The morning broke cold and grey, but soon the level lights of the winter sun came into the room where he had spent a sleepless night. He rose from his bed, and dressing himself opened the little window and looked out upon the sea. The chill breeze of the morning, odorous with the brine of the ocean, filled the room. Hours passed and he still watched the glancing billows keen and cold, and thought of the Shannon river and his voyage to Brest and the escape that was open to him, and he sank into himself and thought and thought. Then looking out again he saw on the strand below, moving along with pain, the old man of the cave, and his heart was divided, and once more he remembered the oppressions of his people.

“They trust me,” he said, “and what am I to her? What am I to her?” he cried out passionately, “she does not know of my existence. I am one of the crowd that her father treats even worse than dogs, and whom she, with all her graciousness, scarcely deigns to recognise. Ay! there you go, old man, with your load of sorrow, greater than mine; and yet ’tis hard, ’tis hard to think of it, that I should be the one to pronounce his doom.”

Wearily he closed the window and left the room and went down by the sea, and watched its ebbing and its flowing with sinking heart. The following night found him equally restless. How the week passed he did not know, but the night came when he was to meet his followers again in the cave. A week before he was a man of thirty years, looking resolute and brave save for the white look that momentarily came into his face as he pronounced the terrible sentence; to-night he looked old and haggard, and the ruddy light from the blazing logs served only to make his face look ghastly. The doom had been decreed. To-night was to decide who was to carry it into execution. Hitherto the executioner had been selected by lot. To-night it was proposed the same course should be followed. All appeared to agree, when the old man lifted his voice and said:

“We have chosen this man as our leader; we have been faithful to him in carrying out his orders; we have placed our necks within the gallows noose; some of us have stepped up the gallows stair and died without betraying him, when by betraying him they could have saved their lives. The time has come when he should prove his fidelity to us by taking this deed upon himself.”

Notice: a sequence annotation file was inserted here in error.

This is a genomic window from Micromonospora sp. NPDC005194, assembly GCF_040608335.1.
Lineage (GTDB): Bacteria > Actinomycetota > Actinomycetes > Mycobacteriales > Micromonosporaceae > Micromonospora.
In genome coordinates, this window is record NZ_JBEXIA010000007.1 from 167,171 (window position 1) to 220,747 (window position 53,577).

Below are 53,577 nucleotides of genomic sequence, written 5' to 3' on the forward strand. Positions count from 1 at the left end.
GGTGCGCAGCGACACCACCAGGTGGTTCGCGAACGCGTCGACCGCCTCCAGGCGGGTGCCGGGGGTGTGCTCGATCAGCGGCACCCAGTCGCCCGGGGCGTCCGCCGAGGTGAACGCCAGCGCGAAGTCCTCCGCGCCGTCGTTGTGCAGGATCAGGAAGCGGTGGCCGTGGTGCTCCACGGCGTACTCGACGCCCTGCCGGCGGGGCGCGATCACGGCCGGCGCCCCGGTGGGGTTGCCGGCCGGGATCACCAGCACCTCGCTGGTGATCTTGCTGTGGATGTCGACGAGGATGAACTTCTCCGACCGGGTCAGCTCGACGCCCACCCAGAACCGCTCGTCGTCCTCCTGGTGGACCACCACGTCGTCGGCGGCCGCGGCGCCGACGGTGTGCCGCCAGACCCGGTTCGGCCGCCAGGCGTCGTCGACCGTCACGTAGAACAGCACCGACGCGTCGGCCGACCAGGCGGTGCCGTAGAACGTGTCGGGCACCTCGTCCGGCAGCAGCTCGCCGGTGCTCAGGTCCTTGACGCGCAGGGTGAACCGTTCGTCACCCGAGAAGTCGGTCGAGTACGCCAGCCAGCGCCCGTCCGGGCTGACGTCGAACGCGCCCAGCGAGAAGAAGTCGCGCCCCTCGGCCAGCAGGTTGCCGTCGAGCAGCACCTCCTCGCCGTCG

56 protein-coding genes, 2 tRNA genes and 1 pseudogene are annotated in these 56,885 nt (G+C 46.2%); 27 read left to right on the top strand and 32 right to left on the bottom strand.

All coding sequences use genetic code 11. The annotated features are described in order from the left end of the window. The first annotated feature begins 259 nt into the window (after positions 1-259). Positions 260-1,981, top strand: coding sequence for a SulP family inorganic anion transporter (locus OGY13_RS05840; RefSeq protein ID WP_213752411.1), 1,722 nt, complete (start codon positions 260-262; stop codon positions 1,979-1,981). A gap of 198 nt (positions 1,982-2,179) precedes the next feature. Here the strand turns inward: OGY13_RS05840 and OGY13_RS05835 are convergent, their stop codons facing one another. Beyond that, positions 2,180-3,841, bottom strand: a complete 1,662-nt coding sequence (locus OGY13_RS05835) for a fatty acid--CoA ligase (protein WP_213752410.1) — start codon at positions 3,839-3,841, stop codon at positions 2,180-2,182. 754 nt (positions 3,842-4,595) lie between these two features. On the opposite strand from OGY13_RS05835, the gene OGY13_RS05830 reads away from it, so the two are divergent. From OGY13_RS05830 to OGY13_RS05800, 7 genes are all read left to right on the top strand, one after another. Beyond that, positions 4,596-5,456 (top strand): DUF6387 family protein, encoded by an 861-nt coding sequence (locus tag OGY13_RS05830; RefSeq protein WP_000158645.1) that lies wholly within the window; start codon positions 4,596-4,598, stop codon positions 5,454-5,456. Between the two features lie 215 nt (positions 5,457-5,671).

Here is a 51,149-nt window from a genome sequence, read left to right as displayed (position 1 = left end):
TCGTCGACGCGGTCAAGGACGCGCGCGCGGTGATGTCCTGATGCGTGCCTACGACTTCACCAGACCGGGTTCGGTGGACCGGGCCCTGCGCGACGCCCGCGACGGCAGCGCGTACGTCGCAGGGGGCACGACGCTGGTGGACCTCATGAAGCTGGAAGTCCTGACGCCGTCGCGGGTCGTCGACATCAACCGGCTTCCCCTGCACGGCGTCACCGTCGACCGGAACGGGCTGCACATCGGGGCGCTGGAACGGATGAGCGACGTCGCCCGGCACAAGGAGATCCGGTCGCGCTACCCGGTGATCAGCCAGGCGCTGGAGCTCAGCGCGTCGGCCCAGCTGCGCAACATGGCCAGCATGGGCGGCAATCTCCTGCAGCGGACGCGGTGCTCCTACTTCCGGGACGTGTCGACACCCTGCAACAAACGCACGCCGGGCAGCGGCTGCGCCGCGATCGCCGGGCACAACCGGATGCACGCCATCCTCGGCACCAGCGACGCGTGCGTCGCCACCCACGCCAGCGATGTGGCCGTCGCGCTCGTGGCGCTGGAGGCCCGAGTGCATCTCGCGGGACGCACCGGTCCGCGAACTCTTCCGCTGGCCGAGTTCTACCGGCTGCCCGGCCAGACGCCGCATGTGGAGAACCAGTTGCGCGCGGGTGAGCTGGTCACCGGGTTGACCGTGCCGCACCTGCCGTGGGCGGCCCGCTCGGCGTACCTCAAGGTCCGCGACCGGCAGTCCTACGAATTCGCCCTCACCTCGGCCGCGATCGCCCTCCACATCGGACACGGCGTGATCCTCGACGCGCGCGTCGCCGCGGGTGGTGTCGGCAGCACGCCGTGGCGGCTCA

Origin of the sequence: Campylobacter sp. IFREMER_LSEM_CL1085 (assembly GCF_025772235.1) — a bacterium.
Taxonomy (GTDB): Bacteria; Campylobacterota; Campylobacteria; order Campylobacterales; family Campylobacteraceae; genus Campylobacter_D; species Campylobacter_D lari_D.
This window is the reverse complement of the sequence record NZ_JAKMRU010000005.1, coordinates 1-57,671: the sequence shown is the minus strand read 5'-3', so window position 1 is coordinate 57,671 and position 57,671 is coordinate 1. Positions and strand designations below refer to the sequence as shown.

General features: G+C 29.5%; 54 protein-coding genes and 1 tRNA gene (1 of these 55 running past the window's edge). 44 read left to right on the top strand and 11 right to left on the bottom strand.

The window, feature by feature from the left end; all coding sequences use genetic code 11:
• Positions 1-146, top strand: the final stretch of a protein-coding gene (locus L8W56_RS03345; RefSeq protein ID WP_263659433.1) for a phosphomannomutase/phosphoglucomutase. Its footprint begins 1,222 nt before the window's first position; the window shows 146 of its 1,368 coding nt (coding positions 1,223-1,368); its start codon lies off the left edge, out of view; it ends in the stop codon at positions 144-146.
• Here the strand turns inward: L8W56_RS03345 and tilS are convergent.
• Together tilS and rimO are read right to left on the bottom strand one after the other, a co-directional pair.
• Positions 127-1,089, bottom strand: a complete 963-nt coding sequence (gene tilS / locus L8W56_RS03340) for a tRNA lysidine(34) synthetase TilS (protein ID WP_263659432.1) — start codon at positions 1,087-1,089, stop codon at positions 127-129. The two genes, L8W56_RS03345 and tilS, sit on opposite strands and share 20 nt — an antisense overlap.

When the old man had ceased speaking there was perfect silence. In the uncertain light it was impossible to discern clearly the features of the leader. But he spoke no word. An indistinct muttering from the followers scarcely broke the silence. Then a stout strapping fellow stepped to the front and said:

“No! I believe in our leader. Up to this it has always been decided by lot. It fell to me twice. I wished it fell to someone else; but when it fell on me I did it. I don’t see why the captain should not have the same chance as the rest of us.”

A chorus of approval answered this little speech.

“Well, then, comrades,” said the leader, “are you all satisfied that it should go by lot?”

“Yes, yes,” was the answer, while the old man stood with folded arms and remained silent.

“Then let it be by lot,” said the leader.

This course having been determined upon, a pebble was produced for every man present. One was a white pebble; the others were of various colours. The man who drew the white pebble was to be the executioner. The pebbles were placed in a small hole in the side of the cave, not touched by the light of the fire, and too high, even if there was most perfect light to allow anyone to see its contents. The old man was the first to try his fate, and kept the pebble which he drew close in his clenched fist; the others followed, and each also kept the pebble in his closed fist. The last to draw was the leader. The old man, stirring the logs with his feet, said as the blaze lit up the cave—

“Now, let us show our hands,” and every man displayed the pebble upon his level palm.

The white was in the leader’s hand. He had no sooner shown it than his fingers closed over it with a convulsive grasp that might have crushed it into powder.

“Yes,” he said, with a strident voice, “the lot has decided I’m to be the executioner. I shall answer for the discharge of my duty with my life.”

“To-night,” hissed the old man between his teeth.

“Yes, to-night,” was the reply, cold, and brief and fierce.

The conspirators filed out of the cave; the last to leave was the leader.

The new moon had just broken through the clouds, which flung their dark shadows on the sea. He gained the strand, conscious that his comrades were watching him. He took the direction of the doomed house; he moved along like a man whose heart was dead within him. He crossed the lawn, he advanced to the window; the lights were burning in the room as they had burned on that other night. The father and the daughter sat, side by side, in front of the cheerful fire, her arm round his neck, and from the movements of her lips, the light upon her face, and the pleasant laughter in her eyes, the chief knew she was talking fondly. In a moment of madness he lifted his pistol, and aimed it at her father’s head. Just then the girl drew back, rose from her chair, and standing up to her full height, displayed all her freshening beauty.

“God bless you, darling!” he sobbed; and when he was found dead outside the window, with a bullet from his own pistol in his heart, the boys knew that he was “True to them to the Death.”